Why the Wisconsin special election could decide the 2020 presidential election

Why the Wisconsin special election could decide the 2020 presidential election
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The upcoming special election in Wisconsin’s 7th congressional district could be the most critical House election in U.S. history.

Since Rep. Sean DuffySean DuffyLobbying world CNN's Ana Navarro to host Biden roundtable on making 'Trump a one-term president' Bottom line MORE (R-Wisc.) retired three months ago, House Republicans have held a 4-3 seat lead in the state — one of 26 state delegations the party controls. 

Since Democrats govern the House, this fact is largely irrelevant on all counts except one: the 12th Amendment to the Constitution states that if a presidential election yields no winner, “the House of Representatives shall choose immediately, by ballot, the president.


But in choosing the president, the votes shall be taken by states, the representation from each state having one vote.” Support from a majority of states is then required to become president. 

So if a Republican wins the WI-7 special election in May, the GOP will maintain leads in a majority of state delegations, giving President Donald TrumpDonald TrumpSenators given no timeline on removal of National Guard, Capitol fence Democratic fury with GOP explodes in House Georgia secretary of state withholds support for 'reactionary' GOP voting bills MORE a definite advantage if no presidential candidate wins 270 electoral votes this year. And if a Democrat wins the Wisconsin seat, that state’s delegation would be evenly split, giving Republicans control of only 25 states — not enough to select Trump on a party-line vote.

The Republican-controlled Senate, meanwhile, would be mandated to pick the vice president — assuredly Vice President Pence. If the House cannot agree on a choice for president before noon on Jan. 20, 2021, Pence would become president until, according to the 20th Amendment, a president “shall have qualified.”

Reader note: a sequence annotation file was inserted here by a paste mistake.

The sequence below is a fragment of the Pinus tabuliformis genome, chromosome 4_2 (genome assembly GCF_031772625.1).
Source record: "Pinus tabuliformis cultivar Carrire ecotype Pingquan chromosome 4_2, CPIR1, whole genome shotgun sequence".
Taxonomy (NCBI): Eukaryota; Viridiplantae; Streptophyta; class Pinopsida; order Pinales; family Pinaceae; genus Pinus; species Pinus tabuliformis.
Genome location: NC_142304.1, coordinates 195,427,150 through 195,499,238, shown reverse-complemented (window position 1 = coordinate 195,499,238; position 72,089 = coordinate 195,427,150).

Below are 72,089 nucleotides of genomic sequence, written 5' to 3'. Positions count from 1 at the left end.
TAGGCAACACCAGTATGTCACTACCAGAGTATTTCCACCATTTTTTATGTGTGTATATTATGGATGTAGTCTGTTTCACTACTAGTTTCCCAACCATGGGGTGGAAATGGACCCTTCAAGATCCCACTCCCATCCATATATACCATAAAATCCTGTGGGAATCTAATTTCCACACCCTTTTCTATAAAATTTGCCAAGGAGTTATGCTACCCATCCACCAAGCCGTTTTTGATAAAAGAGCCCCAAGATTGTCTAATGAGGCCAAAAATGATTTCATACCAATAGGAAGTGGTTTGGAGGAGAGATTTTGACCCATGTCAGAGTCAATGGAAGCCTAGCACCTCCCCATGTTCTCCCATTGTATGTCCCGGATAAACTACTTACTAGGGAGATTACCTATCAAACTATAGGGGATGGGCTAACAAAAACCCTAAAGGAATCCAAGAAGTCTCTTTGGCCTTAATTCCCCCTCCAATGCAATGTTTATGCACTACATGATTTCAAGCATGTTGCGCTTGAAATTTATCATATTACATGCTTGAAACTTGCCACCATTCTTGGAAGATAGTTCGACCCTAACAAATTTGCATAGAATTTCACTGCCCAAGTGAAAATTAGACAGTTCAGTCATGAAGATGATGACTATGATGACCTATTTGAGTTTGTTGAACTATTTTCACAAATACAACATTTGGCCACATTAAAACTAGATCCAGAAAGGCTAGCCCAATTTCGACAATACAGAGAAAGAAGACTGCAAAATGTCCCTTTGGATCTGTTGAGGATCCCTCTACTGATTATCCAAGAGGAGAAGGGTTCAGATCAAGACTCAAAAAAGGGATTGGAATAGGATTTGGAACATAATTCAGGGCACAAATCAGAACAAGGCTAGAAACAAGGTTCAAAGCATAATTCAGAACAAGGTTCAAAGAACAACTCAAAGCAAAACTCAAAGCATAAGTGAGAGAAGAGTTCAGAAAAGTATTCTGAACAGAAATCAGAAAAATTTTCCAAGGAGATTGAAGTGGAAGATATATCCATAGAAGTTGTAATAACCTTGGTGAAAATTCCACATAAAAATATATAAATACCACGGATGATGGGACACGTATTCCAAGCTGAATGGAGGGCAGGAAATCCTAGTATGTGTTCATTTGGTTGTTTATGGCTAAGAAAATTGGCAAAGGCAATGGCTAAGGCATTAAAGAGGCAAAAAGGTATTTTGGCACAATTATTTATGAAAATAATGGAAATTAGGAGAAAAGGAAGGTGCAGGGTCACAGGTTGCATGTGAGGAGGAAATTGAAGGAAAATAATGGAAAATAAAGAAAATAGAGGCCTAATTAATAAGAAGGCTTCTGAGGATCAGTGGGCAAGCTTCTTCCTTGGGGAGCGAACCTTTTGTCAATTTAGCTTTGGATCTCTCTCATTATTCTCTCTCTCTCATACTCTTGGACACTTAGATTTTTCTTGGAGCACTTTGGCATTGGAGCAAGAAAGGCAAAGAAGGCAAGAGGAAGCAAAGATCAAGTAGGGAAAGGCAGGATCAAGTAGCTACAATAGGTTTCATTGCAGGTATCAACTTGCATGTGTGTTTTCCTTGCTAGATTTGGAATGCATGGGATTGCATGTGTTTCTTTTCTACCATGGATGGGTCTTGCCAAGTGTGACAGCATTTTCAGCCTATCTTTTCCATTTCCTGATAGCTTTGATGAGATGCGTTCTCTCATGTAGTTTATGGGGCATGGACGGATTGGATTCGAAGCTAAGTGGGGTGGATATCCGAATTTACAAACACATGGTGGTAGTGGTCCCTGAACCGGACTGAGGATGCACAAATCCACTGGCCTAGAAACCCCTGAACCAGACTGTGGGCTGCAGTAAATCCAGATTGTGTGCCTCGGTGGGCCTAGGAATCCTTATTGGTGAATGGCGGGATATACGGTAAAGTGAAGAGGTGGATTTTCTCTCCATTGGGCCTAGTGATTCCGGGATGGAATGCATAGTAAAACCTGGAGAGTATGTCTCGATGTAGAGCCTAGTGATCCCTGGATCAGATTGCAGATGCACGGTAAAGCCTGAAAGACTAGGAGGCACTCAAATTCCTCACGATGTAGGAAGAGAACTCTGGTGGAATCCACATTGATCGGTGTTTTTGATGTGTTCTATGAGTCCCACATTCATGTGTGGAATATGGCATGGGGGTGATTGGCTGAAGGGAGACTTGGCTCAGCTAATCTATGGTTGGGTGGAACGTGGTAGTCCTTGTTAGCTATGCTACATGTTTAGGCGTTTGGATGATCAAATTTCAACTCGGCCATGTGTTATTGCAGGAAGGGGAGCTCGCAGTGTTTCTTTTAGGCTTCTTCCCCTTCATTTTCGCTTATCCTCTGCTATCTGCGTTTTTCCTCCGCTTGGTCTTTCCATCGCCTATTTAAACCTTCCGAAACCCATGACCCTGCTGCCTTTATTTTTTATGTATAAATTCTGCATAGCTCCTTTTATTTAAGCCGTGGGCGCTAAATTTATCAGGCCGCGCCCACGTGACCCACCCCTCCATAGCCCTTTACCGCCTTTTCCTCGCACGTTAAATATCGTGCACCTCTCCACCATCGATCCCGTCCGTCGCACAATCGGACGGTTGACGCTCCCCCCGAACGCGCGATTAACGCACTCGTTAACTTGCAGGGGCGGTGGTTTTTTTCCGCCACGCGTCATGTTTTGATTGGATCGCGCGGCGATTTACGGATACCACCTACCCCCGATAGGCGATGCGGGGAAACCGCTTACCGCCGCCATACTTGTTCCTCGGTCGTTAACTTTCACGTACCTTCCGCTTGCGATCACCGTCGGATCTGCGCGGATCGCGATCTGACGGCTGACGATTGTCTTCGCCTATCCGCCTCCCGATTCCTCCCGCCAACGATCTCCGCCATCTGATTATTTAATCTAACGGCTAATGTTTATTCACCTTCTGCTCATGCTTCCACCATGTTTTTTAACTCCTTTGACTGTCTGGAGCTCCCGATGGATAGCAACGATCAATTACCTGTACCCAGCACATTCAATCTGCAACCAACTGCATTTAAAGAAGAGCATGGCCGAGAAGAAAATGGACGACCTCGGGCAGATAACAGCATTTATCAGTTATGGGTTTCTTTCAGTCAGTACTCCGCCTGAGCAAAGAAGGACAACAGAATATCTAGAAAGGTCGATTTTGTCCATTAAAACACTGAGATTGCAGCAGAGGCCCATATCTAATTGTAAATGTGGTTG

All of this would be uncharted territory for a country that has seen its share of contested elections. That is not to say presidential elections have never tested the Constitution. In 1800, Thomas Jefferson prevailed over running mate Aaron Burr on the 36th ballot after allegedly cutting a deal with Federalists, led by Delaware Representative James Bayard, who acknowledged betraying his party out of an "obligation” to not “hazard the Constitution upon which the political existence of the State depends.”

In 1824, John Quincy Adams triumphed over Andrew Jackson and William Crawford with support from 13 of 24 state delegations (and notably, Henry Clay). A single switched vote by Adams-supporting representatives from Illinois, Louisiana, Missouri, or Rhode Island would have denied Adams the presidency on the first ballot. At that point, anything could have happened, including Adams running mate John Calhoun temporarily (or perhaps not temporarily) ascending to the presidency.


 At other times, the House has come close to choosing a president. The 1876 election between Rutherford Hayes and Samuel Tilden produced disputed vote tallies in Florida, Louisiana, and South Carolina, prompting Congress to sidestep constitutional precedent and instead create a commission to decide the outcome, resulting in the destructive Compromise of 1877.